Resisting and Resurging

This film was released in 1964. It is about Kenojuak Ashevak, who is regarded as a pioneer of modern Inuit art

This year the Yukon Film Society (YFS) returns to the Adäka Cultural Festival with more First Nations programming.

The collaboration between Adäka and YFS allows all the screenings to be free. Screenings run July 3 and 4 at the Kwanlin Dün Cultural Centre during the festival, which takes place July 1 to 7.

Screenings begin on Sunday, July 3 with Nimmikaage (She Dances For People) (2016), in which Métis/Algonquin director Michelle Latimer combines images of the natural world with archival footage of indigenous women asked to perform in traditional roles for an audience. Nimmikaage (She Dances For People) offers a critical lens on post-colonial perspectives of Canadian nationalism.

Shifting to a more personal narrative, Northern Tutchone/Acadian filmmaker Chantal Rondeau’s film Released (2015) tells the story of Northern Tutchone artist Karen Nicloux’s struggle with addiction and the healing therapy that her embroidery gave her. Nicloux, born and raised in Mayo and a member of the Nacho Nyak Dun First Nation, chose to revisit her gift for sewing in hopes to get clean from a cocaine addiction; for her the embroidery represents peace, purpose and acceptance – one day at a time.

Next we step back in time and over to the Eastern Arctic for the Oscar-nominated film Kenojuak, Eskimo Artist (1964), by New Zealand filmmaker John Feeney. Feeney travels to Cape Dorset, Nunavut in order to document the life of Kenojuak Ashevak, who is regarded as a pioneer of modern Inuit art. With stunning images, Feeney’s film reports Ashevak and her family’s ability to live on the land and documents her creative process as she draws by the light of a seal oil lamp in the family igloo.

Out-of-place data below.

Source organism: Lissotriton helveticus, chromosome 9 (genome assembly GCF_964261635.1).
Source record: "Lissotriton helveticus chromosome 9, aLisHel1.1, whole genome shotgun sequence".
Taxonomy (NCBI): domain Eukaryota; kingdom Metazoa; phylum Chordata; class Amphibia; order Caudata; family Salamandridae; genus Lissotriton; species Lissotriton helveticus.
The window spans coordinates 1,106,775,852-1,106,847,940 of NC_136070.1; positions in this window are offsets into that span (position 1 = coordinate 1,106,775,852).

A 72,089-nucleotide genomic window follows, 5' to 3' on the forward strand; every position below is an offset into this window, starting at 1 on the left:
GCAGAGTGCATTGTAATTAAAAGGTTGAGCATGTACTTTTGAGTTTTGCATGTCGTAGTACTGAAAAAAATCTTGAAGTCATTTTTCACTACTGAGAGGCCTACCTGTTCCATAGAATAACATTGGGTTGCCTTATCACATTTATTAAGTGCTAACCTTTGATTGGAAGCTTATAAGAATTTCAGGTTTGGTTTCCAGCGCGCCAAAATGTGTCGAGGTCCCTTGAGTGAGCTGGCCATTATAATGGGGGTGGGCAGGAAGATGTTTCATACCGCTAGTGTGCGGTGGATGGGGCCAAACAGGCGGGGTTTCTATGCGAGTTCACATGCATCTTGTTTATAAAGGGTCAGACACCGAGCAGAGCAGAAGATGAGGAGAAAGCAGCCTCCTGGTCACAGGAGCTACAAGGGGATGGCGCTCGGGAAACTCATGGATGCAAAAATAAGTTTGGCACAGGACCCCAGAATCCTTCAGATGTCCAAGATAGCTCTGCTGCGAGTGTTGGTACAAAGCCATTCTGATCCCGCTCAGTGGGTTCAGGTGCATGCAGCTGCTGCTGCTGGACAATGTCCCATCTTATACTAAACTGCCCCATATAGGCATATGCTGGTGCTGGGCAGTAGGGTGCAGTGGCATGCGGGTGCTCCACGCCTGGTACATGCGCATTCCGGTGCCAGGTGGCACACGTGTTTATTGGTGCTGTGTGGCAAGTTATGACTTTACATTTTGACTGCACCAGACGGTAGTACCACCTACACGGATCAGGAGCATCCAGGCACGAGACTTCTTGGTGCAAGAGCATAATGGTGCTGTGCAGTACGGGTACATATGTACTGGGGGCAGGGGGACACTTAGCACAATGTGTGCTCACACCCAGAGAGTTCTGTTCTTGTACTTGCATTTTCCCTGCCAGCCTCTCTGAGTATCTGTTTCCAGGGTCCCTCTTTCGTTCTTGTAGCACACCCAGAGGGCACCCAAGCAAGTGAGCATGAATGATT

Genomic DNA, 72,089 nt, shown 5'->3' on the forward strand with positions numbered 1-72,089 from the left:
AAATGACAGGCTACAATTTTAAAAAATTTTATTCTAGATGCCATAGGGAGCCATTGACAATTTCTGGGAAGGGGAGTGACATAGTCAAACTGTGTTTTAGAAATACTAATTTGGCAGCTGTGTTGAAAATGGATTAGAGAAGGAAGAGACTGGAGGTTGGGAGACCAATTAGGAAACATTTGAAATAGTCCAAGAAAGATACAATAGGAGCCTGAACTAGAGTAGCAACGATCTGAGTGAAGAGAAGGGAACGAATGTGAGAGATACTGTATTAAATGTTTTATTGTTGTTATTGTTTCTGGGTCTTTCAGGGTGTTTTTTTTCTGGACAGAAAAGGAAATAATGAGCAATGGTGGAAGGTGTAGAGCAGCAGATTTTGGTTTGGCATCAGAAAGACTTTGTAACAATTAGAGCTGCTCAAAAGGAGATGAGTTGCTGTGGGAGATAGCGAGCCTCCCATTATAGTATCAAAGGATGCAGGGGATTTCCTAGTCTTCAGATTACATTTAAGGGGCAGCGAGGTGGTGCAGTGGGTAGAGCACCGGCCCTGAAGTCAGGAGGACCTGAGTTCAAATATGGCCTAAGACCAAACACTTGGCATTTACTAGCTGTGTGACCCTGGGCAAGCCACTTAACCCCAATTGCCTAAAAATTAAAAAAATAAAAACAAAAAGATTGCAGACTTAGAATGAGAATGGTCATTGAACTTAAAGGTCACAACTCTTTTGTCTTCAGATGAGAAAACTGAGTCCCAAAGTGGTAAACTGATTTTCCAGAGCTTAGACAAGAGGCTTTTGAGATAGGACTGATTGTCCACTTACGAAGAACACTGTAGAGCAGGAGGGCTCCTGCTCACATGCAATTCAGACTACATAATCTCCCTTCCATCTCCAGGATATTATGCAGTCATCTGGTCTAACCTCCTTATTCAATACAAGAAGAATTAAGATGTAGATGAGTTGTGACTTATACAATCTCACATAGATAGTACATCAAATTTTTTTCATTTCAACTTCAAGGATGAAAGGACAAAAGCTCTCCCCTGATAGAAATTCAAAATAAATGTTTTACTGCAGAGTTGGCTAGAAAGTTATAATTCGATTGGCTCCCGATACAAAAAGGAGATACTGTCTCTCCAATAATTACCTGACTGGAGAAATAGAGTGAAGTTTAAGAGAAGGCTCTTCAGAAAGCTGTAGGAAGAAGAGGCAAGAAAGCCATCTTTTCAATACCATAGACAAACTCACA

Wrapping up the Sunday presentations is Vadzaih Nilii Gaih Tr’ahtsii: Making Dry Meat (2015) from Alaskan filmmakers Kenneth Frank and Craig Mishler. Following ancestral tradition, the documentary demonstrates step-by-step the butchering, smoking, skewering and processing of fresh caribou meat over five work days. The video illustrates a major secret to food storage and survival in the Alaskan High Arctic over many centuries. Note that the filmmakers will be in attendance.

Two films on Monday, July 4 showcase the work of Yukon filmmaker Mary Code. Code, a Sayisi Dene, was born in a tent near Little Duck Lake, Manitoba. Her family and community were relocated abruptly by the Federal Government of Canada in 1956. This identity and those stories impact her filmmaking to this day.

The presentation at noon is Nuhoniyeh: Our Story (1993, 55min), which garnished a Gemini Award for Best Documentary. The film, co-directed and co-produced by Mary and Allan Code, is a collection of stories told through the elders of the Sayisi Dene of how their community was disturbed, uprooted and moved by Canadian Government Policy. The stories of the “white man” at Prince of Wales Fort, the smallpox epidemic of 1780s, the decline of the caribou through the 1940s, and the simple beauty of a life of plenty or of none are all among the historical transformations the Sayisi Dene have faced. It is a truly beautiful and sad story of the displacement and resurgence of a people.

Just preceding that at 11:45 a.m. will be a short film by Mary Code called Aydaygooay. It uses animation to tell the Sayisi Dene legend of Aydaygooay and his power to bring back the caribou that have vanished from the land.

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